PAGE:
$2.5 billion in incentives over 20 years and a state park named for your voice assistant? How did Amazon pass on Louisville, Ky.?

Maybe Alexa wasn’t part of the HQ2 site-selection committee.

Louisville, in league with surrounding communities, was one of 238 cities to bid in Amazon’s 2017 headquarters sweepstakes that ended with the Seattle-based corporate giant choosing Virginia and New York City (It later backed out of New York because of local opposition, though it’s growing big time in the Big Apple anyway, announcing 2,000 new corporate and tech jobs there last week.)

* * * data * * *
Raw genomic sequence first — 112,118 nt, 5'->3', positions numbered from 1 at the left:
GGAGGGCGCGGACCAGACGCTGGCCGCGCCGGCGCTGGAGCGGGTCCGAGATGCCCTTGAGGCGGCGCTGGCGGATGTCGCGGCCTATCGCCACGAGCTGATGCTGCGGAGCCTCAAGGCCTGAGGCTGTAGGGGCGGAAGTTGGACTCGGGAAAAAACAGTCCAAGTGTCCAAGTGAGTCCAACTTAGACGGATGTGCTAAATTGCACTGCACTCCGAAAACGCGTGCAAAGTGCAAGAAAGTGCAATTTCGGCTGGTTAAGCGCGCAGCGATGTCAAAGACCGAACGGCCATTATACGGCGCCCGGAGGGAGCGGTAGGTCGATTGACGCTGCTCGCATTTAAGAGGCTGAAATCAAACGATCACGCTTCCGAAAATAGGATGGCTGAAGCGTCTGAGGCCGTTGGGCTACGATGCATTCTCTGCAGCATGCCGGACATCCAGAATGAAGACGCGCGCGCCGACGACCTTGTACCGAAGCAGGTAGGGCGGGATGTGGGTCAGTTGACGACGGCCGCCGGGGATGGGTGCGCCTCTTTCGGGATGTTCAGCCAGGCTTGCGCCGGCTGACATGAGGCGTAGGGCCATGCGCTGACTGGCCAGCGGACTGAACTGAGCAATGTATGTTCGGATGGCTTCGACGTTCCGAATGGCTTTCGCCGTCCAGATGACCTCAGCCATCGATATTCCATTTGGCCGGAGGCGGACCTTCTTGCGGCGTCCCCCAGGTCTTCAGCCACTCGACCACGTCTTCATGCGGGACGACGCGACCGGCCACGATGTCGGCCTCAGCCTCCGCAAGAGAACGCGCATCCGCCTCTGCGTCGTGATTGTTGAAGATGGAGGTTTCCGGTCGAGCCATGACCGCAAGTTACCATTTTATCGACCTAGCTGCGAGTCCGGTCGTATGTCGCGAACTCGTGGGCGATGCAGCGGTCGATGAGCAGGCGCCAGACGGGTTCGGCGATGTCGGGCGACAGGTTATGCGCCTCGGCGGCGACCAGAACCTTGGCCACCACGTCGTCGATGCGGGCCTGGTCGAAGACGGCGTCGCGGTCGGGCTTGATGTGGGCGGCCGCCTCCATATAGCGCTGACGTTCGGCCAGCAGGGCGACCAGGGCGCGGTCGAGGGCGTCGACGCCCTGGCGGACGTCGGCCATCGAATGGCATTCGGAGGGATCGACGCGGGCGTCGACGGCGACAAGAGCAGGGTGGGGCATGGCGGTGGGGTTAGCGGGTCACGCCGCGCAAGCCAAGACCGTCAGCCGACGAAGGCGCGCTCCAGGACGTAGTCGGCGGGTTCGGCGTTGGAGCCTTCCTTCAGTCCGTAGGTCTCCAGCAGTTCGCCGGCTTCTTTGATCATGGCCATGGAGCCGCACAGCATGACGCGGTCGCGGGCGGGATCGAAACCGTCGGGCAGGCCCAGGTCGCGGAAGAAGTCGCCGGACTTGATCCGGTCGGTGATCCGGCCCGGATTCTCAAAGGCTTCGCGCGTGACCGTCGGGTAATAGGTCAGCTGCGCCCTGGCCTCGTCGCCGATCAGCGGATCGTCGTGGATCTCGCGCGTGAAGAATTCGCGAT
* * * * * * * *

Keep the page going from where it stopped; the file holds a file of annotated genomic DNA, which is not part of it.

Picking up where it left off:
In an earnest attempt to attract Amazon to the shores of the Ohio River, Louisville offered a package that included an offer to rename nearby General Butler State Resort Park “Camp Alexa,” according to the city’s 137-page HQ2 bid. The document was unearthed this month through an open records request and court fights with the city’s mayor by the Louisville Courier-Journal.

The 800-acre state park, midway between Louisville and Cincinnati, could be dedicated for Amazon’s use and serve as “the Camp David to your Amazon HQ2 White House,” local officials suggested in their bid. Alternatively, with some new construction, it could merge “park and headquarters.”